• FDA Issues Guidance on Caffeine Supplements – Following two deaths after consumption of highly concentrated caffeine supplements, FDA issued a new guidance  with immediate effect to outline the circumstances by which supplements may pose a serious risk. The release regarding the guidance notes that a single teaspoon of highly concentrated powdered caffeine can contain the equivalent of 20-28 cups of coffee. The guidance addresses both powdered and liquid formulations sold in bulk. 

Things to Keep an Eye on This Week

Regulatory Developments in Pharma/Biotech/Devices

Photograph by Lynne Bertram

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Perspective on Pharma Support for Patient Advocacy Organizations

Last week Kaiser Health News (KHN) released a database called “Pre$cription for Power” that tracked pharmaceutical company donations made to patient advocacy groups, with an extensive accompanying article.  The database is an important collection of information and serves to enhance transparency about the relationship between the industry that gives us medicine and the patients who need it. Looking at the year 2015, the KHN story revealed that the amount of money pharmaceutical companies donated to patient advocacy organizations in nearly twice the amount they paid for lobbying services.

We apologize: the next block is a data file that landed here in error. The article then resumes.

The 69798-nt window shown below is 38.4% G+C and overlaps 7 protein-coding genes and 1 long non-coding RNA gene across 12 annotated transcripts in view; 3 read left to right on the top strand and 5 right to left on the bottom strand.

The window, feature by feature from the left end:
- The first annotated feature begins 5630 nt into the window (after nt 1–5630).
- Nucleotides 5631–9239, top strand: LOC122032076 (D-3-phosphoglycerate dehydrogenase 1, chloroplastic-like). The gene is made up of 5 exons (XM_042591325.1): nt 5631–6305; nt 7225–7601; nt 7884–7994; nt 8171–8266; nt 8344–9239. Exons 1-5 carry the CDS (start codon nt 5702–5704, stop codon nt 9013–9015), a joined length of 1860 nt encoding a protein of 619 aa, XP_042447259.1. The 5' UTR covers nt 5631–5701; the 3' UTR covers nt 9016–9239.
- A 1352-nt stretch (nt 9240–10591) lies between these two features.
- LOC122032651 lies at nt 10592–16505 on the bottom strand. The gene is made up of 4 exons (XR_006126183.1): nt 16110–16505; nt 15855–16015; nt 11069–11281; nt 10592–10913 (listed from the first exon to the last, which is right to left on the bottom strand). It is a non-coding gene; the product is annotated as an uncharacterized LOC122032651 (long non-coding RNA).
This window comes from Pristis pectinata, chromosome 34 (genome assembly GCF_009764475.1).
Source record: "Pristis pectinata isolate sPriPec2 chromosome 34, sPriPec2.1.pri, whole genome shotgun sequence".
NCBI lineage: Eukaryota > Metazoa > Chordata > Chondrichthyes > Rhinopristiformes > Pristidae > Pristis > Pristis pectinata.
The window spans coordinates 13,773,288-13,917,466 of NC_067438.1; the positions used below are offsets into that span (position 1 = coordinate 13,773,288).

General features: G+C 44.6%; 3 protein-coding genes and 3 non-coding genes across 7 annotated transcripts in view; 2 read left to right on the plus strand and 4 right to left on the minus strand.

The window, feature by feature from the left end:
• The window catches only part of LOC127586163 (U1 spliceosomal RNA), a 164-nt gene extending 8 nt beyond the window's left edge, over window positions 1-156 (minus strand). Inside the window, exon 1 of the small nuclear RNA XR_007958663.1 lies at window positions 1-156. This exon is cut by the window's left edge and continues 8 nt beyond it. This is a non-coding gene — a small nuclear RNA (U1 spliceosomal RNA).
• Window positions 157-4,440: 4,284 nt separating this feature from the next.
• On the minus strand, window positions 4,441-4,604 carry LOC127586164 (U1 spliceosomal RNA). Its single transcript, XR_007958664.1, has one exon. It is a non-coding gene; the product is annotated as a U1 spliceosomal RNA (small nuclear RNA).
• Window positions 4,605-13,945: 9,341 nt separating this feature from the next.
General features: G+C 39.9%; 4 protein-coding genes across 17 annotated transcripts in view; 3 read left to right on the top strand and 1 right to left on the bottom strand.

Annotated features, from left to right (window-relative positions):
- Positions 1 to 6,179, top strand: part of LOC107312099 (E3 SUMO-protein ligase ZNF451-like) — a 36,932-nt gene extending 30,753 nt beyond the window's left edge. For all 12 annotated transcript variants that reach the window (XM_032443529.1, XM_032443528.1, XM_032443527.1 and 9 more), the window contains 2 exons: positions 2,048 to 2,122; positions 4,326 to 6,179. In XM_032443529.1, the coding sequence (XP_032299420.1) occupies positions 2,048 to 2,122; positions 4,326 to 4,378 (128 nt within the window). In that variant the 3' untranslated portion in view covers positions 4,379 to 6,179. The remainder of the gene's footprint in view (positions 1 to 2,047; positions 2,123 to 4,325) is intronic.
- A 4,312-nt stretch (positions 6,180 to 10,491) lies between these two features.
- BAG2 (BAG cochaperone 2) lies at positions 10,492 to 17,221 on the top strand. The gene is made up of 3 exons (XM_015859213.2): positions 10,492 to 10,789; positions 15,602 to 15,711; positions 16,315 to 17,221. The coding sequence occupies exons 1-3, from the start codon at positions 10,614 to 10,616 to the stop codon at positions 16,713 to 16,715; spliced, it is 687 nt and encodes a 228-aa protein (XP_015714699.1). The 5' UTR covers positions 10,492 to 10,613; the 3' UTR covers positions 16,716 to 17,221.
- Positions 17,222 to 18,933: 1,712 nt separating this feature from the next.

However, the nature of the presentation, even by its name, clearly implies heavily that (1) the funding from pharmaceutical companies is solely tied to advocacy efforts, and (2) that a financial relationship between pharmaceutical funding and patient advocacy group necessarily compromises the integrity of the latter. That merits a focused look. 

As someone who worked for many years in two of the largest HIV/AIDS non-profit organizations in the U.S. during the very formative years in the 1980s and also in the 1990s, I was witness to the evolution in thinking regarding acceptance of pharmaceutical funding by a large HIV/AIDS patient advocacy organization. There was certainly debate, with some degree of passion on both sides. The ultimate question was whether acceptance of such funding would skew in any way the commitment to patient interests. In the end, the consensus on the part of most involved was that the acceptance of such funding would not be a conflict. In the accompanying article that announces the KHN database, HIV/AIDS organizations were singled out as a particularly potent force for advocacy that other patient groups sought to emulate. As I have often said, HIV organizations took the mold of healthcare advocacy, broke it, and recast it in their own image. The success of that advocacy changed the landscape for all kinds of patient organizations.